I recently came across the idea of “Minimum Viable Productivity” in Enough, the podcast. Minimum Viable Productivity, MVP in short, stands for the opposite of hustle culture, turning in work that is “good enough” every now and then, and creating space for rest and recovery.
As I’m going through a period of upheaval in life, I already defined for myself that I need to “lie low” for a while. The idea of MVP resonated with me, so I dug a bit deeper.
The references on this topic are scarce. One article deals with the minimum requirements for a personal productivity system, which does not really align with what I was looking for. The other article recommends to accomplish two things of our task list as the minimum to achieve MVP.
MVP is deeper though. If we are resisting the urge to do as much as possible, then we need to take a step back and reevaluate why tasks are on our list in the first place.
From that perspective, I’ve been thinking about MVP in an academic context. With our ill-defined job descriptions, it’s difficult to quantify what we need to do to meet the minimum requirements. But at least, we can try to turn the culture of doing as much as possible upside down.
So, I’m asking myself: What is the most important work that needs to get done?
I haven’t come up with a solid system yet, but at least, I know that there are five categories to evaluate in terms of work:
- Writing: This category is ill-defined. I assume that I am expected to publish about two papers per year. I’ve set myself the goal of submitting 5 papers this year, which is already quite ambitious – and certainly ambitious from an MVP perspective.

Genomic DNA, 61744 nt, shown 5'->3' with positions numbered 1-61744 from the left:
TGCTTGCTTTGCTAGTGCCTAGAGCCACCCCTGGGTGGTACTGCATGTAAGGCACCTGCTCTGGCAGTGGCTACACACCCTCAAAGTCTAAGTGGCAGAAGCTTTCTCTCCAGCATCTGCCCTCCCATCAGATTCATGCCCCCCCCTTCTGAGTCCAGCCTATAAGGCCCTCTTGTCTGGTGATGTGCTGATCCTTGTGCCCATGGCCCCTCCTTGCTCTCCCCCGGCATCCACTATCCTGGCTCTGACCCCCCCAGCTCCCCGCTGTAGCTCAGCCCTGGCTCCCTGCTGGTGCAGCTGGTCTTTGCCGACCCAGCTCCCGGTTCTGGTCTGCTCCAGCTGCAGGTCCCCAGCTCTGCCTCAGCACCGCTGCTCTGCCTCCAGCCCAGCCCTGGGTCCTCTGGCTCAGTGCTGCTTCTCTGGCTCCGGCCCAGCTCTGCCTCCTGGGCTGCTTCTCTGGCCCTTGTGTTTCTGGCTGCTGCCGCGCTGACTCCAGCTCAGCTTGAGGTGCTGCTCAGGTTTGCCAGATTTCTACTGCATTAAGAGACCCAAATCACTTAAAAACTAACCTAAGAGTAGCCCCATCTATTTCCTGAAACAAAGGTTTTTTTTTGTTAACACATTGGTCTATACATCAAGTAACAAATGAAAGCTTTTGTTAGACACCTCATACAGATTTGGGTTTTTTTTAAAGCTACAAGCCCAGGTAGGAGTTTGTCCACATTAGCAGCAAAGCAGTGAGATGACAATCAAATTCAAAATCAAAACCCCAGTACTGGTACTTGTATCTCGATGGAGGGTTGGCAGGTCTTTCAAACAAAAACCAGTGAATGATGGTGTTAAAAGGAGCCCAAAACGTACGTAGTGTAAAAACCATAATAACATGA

- Research: In this category, I have the deliverables of projects that have their deadlines, and grant applications. The part of grant applications is ill-defined as well – nobody will evaluate how many proposals I worked on. The only part that gets evaluated is how many proposals got funding.
- Teaching: There are new courses to prepare, students who need feedback, and a course that needs some updating. While my job in Ecuador should only be 1.5 hours of teaching-related activities per week according to my job description, I teach already 3 hours, and then there is grading and class preparations and more that needs to be done. MVP could look like taking on less thesis students, perhaps.
- Service: Service is by and large volunteering work. From that perspective, I should only keep moving forward the commitments I made in the past, and not take on any more work. I also limit myself to a certain number of paper reviews per month.
- Admin: MVP means that I try to keep up to date with emails, but also unsubscribe, ignore, forward, etc mails that I should not reply necessarily.
What would it mean for you to do the minimum work necessary? What does minimum viable productivity look like for you?